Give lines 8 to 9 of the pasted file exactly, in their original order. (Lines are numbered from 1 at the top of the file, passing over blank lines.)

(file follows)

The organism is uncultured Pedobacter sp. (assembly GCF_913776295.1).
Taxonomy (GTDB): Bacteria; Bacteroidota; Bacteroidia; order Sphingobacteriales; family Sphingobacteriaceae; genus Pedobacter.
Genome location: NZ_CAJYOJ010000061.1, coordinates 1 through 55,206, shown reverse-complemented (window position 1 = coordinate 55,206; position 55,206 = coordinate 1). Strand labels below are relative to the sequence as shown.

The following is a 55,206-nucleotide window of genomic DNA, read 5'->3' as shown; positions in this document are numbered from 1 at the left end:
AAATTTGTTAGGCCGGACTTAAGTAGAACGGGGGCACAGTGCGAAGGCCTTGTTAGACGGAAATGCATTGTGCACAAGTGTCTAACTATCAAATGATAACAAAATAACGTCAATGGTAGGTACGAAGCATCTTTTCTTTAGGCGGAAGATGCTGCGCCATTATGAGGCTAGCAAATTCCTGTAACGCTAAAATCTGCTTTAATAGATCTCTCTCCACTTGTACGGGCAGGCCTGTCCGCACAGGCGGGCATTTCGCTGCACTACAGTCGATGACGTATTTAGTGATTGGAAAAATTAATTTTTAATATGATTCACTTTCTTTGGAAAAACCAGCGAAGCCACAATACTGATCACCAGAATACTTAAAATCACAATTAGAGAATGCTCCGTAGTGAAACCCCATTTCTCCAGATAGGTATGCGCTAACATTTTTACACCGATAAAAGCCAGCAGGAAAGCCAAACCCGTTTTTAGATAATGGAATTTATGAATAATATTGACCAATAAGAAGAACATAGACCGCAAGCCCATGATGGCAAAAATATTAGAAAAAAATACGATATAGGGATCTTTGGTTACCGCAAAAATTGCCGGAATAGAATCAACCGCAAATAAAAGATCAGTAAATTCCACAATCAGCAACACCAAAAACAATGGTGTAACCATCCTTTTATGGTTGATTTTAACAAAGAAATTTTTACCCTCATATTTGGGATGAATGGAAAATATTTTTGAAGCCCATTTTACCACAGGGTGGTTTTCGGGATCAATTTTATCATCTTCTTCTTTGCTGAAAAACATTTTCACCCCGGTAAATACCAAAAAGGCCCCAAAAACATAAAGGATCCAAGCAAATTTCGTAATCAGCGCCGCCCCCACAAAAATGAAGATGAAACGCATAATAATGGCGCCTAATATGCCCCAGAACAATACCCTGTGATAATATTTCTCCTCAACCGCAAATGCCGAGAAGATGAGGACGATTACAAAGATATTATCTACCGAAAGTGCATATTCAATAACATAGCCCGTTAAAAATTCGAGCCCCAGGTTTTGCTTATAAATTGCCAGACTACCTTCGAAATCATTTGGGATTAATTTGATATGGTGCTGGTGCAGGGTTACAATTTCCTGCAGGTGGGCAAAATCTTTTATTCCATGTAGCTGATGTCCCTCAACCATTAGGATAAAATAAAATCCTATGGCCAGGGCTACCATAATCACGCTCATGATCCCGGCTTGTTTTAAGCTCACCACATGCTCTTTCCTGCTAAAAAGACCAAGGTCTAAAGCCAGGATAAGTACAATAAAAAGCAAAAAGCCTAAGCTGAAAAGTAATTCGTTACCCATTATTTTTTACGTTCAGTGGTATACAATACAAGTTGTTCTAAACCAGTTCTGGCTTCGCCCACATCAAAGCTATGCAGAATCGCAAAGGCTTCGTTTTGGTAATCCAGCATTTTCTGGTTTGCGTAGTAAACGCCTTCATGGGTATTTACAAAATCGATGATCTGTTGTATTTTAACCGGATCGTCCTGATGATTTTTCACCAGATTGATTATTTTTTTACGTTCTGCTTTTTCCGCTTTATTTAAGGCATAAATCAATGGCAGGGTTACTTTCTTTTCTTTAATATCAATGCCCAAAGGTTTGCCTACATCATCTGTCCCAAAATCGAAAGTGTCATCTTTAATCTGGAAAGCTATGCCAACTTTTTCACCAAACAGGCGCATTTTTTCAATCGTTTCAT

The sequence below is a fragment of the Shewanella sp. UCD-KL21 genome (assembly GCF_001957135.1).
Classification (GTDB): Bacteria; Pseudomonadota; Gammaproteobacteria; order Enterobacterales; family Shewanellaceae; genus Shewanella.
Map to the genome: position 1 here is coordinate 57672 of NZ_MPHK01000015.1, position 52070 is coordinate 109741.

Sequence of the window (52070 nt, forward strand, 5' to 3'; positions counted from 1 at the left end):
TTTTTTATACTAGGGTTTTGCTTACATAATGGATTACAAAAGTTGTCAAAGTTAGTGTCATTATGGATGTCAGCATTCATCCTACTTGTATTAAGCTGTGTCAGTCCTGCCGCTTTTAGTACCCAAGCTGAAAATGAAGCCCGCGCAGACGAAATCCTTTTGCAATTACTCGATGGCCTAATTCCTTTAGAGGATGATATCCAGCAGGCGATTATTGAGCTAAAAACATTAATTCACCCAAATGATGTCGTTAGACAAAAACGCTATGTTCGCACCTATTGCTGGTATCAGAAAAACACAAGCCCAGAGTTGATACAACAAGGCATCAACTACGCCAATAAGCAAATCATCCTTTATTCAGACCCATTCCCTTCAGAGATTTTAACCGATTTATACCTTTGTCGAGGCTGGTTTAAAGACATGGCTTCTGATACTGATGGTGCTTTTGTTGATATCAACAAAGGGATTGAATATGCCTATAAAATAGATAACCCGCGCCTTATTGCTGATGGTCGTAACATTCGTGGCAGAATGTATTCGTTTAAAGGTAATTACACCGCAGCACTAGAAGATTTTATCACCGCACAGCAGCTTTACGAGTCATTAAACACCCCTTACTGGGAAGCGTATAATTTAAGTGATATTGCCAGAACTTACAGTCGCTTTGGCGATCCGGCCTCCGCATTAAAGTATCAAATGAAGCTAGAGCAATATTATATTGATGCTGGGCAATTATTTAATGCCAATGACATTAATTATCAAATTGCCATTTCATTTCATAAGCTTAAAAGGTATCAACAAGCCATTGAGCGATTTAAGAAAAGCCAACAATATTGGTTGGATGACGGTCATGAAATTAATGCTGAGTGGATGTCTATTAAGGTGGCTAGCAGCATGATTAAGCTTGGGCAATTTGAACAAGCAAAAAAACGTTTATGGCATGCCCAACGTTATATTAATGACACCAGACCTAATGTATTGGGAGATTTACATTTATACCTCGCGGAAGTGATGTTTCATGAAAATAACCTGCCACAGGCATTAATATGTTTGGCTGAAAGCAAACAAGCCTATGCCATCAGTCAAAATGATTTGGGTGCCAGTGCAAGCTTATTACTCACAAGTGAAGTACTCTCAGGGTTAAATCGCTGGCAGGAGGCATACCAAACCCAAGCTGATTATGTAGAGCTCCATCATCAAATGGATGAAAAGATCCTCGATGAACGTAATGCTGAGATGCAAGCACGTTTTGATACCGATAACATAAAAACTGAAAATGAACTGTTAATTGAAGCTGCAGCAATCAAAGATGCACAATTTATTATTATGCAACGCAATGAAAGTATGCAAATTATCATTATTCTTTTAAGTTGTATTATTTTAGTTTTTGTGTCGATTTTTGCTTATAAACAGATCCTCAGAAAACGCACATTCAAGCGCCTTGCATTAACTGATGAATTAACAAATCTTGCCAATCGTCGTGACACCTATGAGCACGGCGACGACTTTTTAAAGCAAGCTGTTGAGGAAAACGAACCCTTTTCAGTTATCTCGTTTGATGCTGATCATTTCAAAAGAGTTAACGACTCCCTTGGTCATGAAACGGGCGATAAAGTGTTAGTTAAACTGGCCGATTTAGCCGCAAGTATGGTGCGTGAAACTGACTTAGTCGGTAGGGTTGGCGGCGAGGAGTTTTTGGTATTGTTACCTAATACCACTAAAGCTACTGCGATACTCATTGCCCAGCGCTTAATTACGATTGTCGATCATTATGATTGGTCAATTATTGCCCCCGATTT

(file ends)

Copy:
Map to the genome: position 1 here is coordinate 57672 of NZ_MPHK01000015.1, position 52070 is coordinate 109741.

Sequence of the window (52070 nt, forward strand, 5' to 3'; positions counted from 1 at the left end):